Zero Interruption: Harry Glass & Lauren von Oswald reflect on Metabolic Rift, the Anthropocene, & the synthesis of pre-& post civilization

, 13 October 2021

Visions of cities, structures decomposing amongst human movement, the Anthropocene in both its present-day aftermath and possible futures collide in the latest exhibition by annual sonic and visual arts festival Berlin AtonalMetabolic Rift. Running from September 25 to October 30, the exhibition interrogates the idea of metabolic systems, nature, and civilization within the halls of Berlin’s notorious Kraftwerk venue. 

Its exploration involves over fifty international artists, proceeding through Pan Daijing’s haunting atmospherics into post-industrial environments sculpted by Giuliua Cenci and Cezary Poniatowski. Meanwhile, Liliane Lijn, Viktor Timofeev, and Nina Cannell reflect on the advent of information systems, enmeshing natural potential within significant technological advancements. The exhibition collapses distinctions between humanity and nature, revealing its thesis via an obscured interpretation of history. 

This synthesis of pre-and post-civilization into a singular form is central to Metabolic Rift. Rather than exaggerating the Anthropocene, the exhibition reimagines it as a concourse of ecology and time itself, revealing the evolution of human-nature relationships across the past, present, and beyond. Berlin Atonal festival directors and co-curators Lauren von Oswald and Harry Glass discuss this in greater detail over email. 

**There are quite a few references to the Anthropocene throughout Metabolic Rift. What about this topic compelled the curation of this exhibition? 

Harry Glass & Lauren von Oswald: Hi. Thanks for these questions.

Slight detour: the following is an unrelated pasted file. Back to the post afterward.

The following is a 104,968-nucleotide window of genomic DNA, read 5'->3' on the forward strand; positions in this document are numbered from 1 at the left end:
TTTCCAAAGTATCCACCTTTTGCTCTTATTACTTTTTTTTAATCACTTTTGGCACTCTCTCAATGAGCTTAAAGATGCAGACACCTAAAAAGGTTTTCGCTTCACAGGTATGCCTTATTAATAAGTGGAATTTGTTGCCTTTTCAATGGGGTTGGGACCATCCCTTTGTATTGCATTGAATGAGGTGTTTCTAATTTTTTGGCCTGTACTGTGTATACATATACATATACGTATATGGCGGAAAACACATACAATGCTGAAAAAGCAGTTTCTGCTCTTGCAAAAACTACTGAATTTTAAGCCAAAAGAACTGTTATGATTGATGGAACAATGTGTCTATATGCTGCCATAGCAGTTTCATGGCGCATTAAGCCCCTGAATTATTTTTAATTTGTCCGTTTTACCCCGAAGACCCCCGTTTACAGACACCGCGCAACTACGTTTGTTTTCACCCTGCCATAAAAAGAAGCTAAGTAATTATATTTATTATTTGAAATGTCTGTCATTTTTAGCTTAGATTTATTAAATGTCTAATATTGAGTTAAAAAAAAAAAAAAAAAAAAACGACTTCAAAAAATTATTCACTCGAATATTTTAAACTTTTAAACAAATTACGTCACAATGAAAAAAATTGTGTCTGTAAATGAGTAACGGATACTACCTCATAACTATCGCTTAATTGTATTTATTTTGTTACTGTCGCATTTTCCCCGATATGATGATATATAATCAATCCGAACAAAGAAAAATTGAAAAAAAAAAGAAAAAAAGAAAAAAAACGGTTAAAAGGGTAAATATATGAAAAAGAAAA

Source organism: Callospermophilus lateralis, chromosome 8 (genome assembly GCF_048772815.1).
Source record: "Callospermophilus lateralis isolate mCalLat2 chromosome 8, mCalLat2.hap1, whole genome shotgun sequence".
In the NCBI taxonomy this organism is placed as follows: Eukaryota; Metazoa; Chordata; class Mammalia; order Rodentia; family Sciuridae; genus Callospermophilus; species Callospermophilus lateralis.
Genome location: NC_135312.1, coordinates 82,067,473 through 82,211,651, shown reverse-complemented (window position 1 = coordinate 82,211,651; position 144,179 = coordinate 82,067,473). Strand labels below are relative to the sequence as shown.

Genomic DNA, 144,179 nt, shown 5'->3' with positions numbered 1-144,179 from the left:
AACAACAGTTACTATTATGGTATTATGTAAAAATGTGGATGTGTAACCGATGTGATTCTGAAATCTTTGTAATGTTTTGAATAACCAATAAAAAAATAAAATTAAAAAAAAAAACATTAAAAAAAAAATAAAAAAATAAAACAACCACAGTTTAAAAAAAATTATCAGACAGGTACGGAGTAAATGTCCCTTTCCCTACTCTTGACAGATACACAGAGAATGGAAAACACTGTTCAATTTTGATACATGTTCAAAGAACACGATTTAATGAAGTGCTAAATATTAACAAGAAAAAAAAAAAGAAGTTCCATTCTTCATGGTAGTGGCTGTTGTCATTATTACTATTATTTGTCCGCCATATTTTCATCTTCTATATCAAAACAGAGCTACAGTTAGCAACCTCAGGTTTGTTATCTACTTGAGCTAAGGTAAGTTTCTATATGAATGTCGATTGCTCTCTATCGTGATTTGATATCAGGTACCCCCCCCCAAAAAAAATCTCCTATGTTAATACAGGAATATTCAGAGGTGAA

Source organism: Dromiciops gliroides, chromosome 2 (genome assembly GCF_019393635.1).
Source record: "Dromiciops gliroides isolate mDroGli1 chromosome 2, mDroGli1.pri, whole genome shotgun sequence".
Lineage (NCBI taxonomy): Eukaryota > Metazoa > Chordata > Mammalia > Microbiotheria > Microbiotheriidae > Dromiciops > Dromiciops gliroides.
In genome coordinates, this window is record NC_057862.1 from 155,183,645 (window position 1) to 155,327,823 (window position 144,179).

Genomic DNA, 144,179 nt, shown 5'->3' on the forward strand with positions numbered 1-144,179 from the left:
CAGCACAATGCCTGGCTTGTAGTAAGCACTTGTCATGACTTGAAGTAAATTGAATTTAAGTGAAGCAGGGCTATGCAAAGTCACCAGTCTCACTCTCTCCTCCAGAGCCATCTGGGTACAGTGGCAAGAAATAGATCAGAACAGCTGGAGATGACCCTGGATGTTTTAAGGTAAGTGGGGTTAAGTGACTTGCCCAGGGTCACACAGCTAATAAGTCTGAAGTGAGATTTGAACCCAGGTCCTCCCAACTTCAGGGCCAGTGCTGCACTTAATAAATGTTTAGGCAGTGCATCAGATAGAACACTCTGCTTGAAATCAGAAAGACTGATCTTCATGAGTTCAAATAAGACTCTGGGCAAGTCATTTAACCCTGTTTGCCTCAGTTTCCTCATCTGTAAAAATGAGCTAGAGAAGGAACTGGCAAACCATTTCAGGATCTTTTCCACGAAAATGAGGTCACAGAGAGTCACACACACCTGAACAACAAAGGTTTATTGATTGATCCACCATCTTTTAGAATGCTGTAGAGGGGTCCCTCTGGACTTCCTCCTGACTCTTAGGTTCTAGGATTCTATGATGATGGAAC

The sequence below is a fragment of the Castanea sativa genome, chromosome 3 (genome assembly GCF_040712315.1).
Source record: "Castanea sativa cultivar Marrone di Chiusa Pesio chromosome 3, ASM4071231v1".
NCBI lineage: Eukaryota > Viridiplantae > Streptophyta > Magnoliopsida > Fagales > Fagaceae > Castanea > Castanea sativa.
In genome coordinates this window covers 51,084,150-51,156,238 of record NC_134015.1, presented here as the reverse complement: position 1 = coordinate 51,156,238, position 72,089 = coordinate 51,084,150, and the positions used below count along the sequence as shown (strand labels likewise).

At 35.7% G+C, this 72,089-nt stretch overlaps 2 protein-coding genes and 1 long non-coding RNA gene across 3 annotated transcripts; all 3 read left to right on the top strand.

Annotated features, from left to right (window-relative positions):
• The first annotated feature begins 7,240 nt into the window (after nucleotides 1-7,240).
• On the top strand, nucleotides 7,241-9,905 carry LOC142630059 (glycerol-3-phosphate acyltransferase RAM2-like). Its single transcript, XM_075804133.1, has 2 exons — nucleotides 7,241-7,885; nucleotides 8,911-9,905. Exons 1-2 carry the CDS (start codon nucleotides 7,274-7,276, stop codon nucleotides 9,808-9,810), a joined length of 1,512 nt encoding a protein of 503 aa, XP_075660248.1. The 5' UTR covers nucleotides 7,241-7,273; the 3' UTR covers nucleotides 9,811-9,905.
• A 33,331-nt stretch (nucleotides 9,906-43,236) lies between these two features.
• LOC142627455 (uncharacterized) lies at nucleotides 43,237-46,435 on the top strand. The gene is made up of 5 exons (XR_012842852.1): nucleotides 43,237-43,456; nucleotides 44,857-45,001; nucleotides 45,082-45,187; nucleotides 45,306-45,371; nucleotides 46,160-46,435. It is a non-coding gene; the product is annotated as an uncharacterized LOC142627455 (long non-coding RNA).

Sometimes what drops out when focusing on a concept like the Anthropocene is the ‘two-wayness’ of the relationship between the human and the natural. Human nature is also a (historicised) bit of ‘external’ nature after all. If you keep this ‘two-wayness’ in view, we think there are a lot of different stories about this relationship to tell, not just the one about civilization interrupting ‘natural’ processes on a large scale.  Some pieces seem to be more focused on ecological questions – Ana Alenso’s hanging thing made out of fuel nozzles and hair, Rose Lowder’s ‘Bouquet’ films (apparently she has only taken 23 hours of footage in the last 35 years).

Armand Hammer at Metabolic Rift (2021). Photo courtesy Joseph Mault.

But really, less than any political observation, the name makes sense to us as a description of a type of process. It was interesting to think how self-replicating systems can be nested in other systems and repeat similar processes at different scales. The little creatures filmed by Igor Ademeyko process what is outside of them in a kind of similar way to how the exhibition processes people, and similar to how Daniel Lie uses the moisture in the air left by these people as a way of breaking down the organic material contained in their sculpture. The concept made a bigger impression on us as a description of a form rather than any particular critical angle.

**Following that, I’m curious to learn more about the curatorial team’s perspective on Europe’s relationship to global eco-politics. Will the exhibition address this at all?